The decision to go into international marketing must be made only after careful thought has been given to its viability, and organizations should weigh the advantages against the disadvantages. Although doing business internationally can yield great profits, there are some issues which need to be considered. First, cultural and language barriers may be a problem. "Language barriers may present an obstacle when trying to communicate the benefits and advantages of a company's products and services overseas" (Khan, 2005).

Economic and political risks are two additional concerns which need to be considered prior to entering into a foreign market. Organizations will have to research and determine (1) the stability of the host country's government in order to make sure that there are no security threats, and (2) if the foreign exchange is stable and whether there is a risk of not being paid for products and services.

"Developing the required organizational processes and allocating appropriate resources to an international effort often requires creating a separate export department within an organization that is responsible for all aspects of dealing with foreign markets" (Khan, 2005). Organizations will have to decide if it is best to establish the international business function internally or externally. It is important for organizations to assess their current workforce to determine if they will need to rely on expatriates to establish a presence in the host company or whether it is more feasible to hire employees from the host country in order to minimize cultural and language barriers.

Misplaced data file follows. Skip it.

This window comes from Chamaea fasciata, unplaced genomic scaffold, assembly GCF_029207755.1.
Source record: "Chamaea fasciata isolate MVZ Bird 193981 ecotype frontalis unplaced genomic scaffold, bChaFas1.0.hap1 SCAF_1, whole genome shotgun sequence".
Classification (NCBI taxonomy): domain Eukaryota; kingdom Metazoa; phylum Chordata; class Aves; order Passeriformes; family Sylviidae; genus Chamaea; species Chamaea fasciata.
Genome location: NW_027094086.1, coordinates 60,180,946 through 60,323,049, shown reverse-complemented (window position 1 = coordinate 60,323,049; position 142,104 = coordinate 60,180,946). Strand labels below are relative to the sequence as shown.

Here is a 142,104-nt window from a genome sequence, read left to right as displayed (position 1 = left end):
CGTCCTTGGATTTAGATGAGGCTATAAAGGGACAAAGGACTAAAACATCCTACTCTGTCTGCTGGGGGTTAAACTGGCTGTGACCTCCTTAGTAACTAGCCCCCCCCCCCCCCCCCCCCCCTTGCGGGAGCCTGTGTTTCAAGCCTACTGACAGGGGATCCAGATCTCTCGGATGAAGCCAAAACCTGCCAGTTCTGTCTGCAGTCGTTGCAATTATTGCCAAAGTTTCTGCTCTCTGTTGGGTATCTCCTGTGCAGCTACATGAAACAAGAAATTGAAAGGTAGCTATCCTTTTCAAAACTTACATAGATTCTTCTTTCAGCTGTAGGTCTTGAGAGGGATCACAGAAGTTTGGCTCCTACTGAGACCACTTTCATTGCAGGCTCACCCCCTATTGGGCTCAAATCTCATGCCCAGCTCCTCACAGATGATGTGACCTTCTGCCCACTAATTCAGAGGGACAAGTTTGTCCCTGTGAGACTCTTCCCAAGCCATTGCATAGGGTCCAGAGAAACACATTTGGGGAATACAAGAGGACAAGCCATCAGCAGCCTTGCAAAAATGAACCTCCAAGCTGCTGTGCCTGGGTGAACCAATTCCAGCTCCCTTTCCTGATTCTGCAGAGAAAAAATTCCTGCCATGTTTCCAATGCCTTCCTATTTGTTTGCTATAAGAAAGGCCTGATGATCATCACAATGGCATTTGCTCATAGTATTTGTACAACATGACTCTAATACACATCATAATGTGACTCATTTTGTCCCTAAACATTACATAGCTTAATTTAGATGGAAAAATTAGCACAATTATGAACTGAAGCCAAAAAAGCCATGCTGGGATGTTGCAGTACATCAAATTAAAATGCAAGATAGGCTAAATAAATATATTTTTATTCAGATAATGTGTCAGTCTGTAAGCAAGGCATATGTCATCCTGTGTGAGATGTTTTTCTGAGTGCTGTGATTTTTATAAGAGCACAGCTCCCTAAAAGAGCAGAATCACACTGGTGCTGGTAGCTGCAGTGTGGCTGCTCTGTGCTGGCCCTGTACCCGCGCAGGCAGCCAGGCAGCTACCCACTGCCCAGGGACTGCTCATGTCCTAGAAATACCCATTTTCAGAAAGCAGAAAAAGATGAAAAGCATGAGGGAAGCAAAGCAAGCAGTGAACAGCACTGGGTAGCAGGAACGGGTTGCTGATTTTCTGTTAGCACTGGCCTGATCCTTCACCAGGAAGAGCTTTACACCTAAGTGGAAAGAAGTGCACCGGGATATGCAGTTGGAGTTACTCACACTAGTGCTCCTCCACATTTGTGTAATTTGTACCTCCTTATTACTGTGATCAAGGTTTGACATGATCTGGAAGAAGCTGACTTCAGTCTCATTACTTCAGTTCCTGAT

If the organization elects to start internally, it may assign a team to set the budget, ship products and develop the international marketing plan. However, this can become expensive so the organization may evaluate two other options. One option is to hire employees from the host countries. Many organizations elect this option in order to minimize cultural and language barriers and secure labor that is cheaper than its current workforce. If the organization elects to hire...